street reform by meeting with 100 corporate lobbyists all at once. 100 lobbyists. i think we've seen this movie before. >> in the battle of financial regulation of 2009 a.d., an alliance of republican leaders from the center right, far right, and so far to the right you really could see russia from their houses fought the invading democratic army in the mountain pass of capp capitol hill thermopylae. vastly outnumbered the right wing held back the enemy in one of the most famous last stands of history. king speaker of the house nancy pelosi led an army of well over 250. king minority leader john boehner had two options -- either sacrifice himself for the well-being of the big banks who spilled their blood gutting financial regulation for decades or watch the government's hands off approach to regulation burn to the ground. >> this is where we hold them!
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five young american men caught while allegedly planning to fight against american troops. it's a heck of a headline. tonight five young americans are under arrest in pakistan. they're suspected according to pakistani police of trying to go fight against american forces in afghanistan. the five disappeared late last month from the suburbs of washington, d.c. they apparently told their parents nothing. they did leave behind a worrying farewell videotape that purportedly talked about the need for muslims to join the war with the west. that's the point at which things maybe started to work the way they're supposed to. family members of the missing young men reportedly sought some advice and help from the council on american islamic relations.
c.a.r. he e. put the families in touch with the fbi. the fbi started looking for the men. they contacted pakistani authorities who also took these allegations seriously. by now the five young men had made their way to pakistan where they allegedly met with two different terror groups and asked to be trained and sent on jihad. according to law enforcement sources, they turned them down because they lacked references from trusted militants. the men made it to a safe house in the pakistani city of sargodha where the father of one has a home. suspicious neighbors called the police on them and now these five young americans are under under arrest. this is sort of how this sort of thing is supposed to work at least in terms of the law enforcement response. the families, c.a.r.e., the fbi, pakistani police, even pakistani neighbors who appear to be all abiding by the not so old adage that if you see something, you should say something. joining us now is evan kohlmann, nbc news terrorist analyst. thanks very much for your time. >> thanks very much for having me. >> do you believe these guys were doing what they are suspected of? does this seem credible, five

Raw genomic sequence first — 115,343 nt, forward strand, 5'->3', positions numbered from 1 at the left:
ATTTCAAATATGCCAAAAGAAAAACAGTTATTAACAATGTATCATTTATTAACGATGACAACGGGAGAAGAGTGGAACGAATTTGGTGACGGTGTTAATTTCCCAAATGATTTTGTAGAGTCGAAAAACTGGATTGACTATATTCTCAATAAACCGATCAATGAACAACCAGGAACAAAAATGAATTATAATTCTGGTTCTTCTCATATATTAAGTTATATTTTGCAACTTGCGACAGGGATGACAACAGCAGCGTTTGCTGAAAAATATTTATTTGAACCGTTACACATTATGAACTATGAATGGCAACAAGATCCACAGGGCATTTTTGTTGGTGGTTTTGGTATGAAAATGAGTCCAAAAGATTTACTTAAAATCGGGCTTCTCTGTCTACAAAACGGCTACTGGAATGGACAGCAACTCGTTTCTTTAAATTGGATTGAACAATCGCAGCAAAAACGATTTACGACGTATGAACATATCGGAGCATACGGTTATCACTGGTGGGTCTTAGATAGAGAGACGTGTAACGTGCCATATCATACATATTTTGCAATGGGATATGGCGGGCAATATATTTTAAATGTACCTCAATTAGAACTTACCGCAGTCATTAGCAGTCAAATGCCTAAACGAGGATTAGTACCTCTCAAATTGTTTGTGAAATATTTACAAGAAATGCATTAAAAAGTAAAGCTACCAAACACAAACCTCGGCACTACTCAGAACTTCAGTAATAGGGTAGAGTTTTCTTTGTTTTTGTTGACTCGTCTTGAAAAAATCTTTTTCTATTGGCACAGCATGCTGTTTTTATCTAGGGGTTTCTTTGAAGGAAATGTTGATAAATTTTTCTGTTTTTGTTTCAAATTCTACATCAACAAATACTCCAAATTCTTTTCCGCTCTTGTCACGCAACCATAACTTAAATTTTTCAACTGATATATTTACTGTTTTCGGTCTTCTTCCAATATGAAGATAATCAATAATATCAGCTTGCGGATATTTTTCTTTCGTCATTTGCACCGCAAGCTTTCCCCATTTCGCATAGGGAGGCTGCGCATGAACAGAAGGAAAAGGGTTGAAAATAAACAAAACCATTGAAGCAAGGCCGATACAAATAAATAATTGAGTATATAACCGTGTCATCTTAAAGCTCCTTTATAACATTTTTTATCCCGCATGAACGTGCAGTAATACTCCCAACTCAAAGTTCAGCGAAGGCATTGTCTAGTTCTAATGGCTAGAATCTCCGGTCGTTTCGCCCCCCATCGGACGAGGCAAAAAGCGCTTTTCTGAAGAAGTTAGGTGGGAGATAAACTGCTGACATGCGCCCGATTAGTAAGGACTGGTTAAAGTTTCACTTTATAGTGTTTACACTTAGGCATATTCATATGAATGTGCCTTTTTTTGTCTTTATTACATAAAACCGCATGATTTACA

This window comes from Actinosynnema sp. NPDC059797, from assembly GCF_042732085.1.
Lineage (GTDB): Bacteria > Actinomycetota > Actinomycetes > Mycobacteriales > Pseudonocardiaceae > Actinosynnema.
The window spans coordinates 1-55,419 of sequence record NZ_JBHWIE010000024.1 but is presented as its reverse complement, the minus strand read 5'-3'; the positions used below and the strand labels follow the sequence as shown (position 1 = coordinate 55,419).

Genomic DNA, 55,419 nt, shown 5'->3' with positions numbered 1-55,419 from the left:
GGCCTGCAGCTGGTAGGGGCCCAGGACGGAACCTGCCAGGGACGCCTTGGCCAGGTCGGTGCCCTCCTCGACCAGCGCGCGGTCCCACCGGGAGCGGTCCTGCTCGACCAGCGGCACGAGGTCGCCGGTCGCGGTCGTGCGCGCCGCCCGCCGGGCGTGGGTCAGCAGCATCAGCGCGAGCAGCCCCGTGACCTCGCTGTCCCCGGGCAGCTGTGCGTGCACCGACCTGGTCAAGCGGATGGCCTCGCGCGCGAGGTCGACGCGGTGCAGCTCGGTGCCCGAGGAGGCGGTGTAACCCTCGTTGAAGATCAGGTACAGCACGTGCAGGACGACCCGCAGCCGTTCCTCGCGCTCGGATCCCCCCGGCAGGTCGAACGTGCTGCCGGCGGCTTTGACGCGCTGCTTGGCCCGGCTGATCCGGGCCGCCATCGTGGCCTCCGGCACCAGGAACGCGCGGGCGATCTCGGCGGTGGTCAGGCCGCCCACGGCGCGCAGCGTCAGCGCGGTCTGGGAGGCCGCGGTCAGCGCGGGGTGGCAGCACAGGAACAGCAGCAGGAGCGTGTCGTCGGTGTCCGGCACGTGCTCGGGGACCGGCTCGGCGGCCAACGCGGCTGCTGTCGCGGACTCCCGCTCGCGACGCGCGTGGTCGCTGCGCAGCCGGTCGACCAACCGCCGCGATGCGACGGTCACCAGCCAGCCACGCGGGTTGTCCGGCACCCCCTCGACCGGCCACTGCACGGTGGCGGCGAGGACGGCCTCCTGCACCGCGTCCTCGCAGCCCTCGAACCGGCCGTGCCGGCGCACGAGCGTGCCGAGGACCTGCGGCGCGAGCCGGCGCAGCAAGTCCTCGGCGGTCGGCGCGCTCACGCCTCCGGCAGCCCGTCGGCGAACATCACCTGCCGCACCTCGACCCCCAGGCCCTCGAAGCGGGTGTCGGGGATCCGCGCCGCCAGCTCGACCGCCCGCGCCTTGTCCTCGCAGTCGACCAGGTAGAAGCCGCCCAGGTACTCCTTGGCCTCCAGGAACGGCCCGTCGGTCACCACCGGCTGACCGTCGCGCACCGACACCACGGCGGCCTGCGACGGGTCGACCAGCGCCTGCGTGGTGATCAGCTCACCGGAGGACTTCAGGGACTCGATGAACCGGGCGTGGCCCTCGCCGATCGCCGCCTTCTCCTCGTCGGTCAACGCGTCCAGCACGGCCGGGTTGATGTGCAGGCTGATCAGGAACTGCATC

young american muslims suddenly going off to try to fight american troops? >> it fits into a pattern we've? these american muslims suddenly going off to find american troops. >> it's what we've seen happen in the past year in several different cases. we have the case down in laatlaa where two atlanta students sought to get training, reached somehow the al qaeda of taliban and come back to the united states and carry out some terrorist attacks. we've also seen several instances now where families are coming forward and approaching law enforcement whether it's from the sa -- somali community, the american community saying, we don't know what happened to our sons, but they disappeared and we think they're headed for a conflict zone. these are exactly the kind of people al qaeda would like to recruit. they're not that sophisticated,
but they have u.s. pass ports and they're willing to die. >> and according to affiliations, it's not like these young men seemed to be attending a radical mosque or other affiliations. >> that's what's so bizarre, these guys were so radicalized over the internet, but what's most unusual about this case is the suggestion -- it hasn't been proven yet, but the suggestion that an al qaeda recruiter noticed this activity on youtube and contacted them over youtube saying, you know, come join us. and that kind of level of interactivity, that's quite impressive. we've seen self-radicalization on the internet before, weaver seen people take this and move with it, but the idea that al qaeda would recruit over the internet directly, that's something new. we have to see whether or not that pans out. >> how important is it that these two groups these young men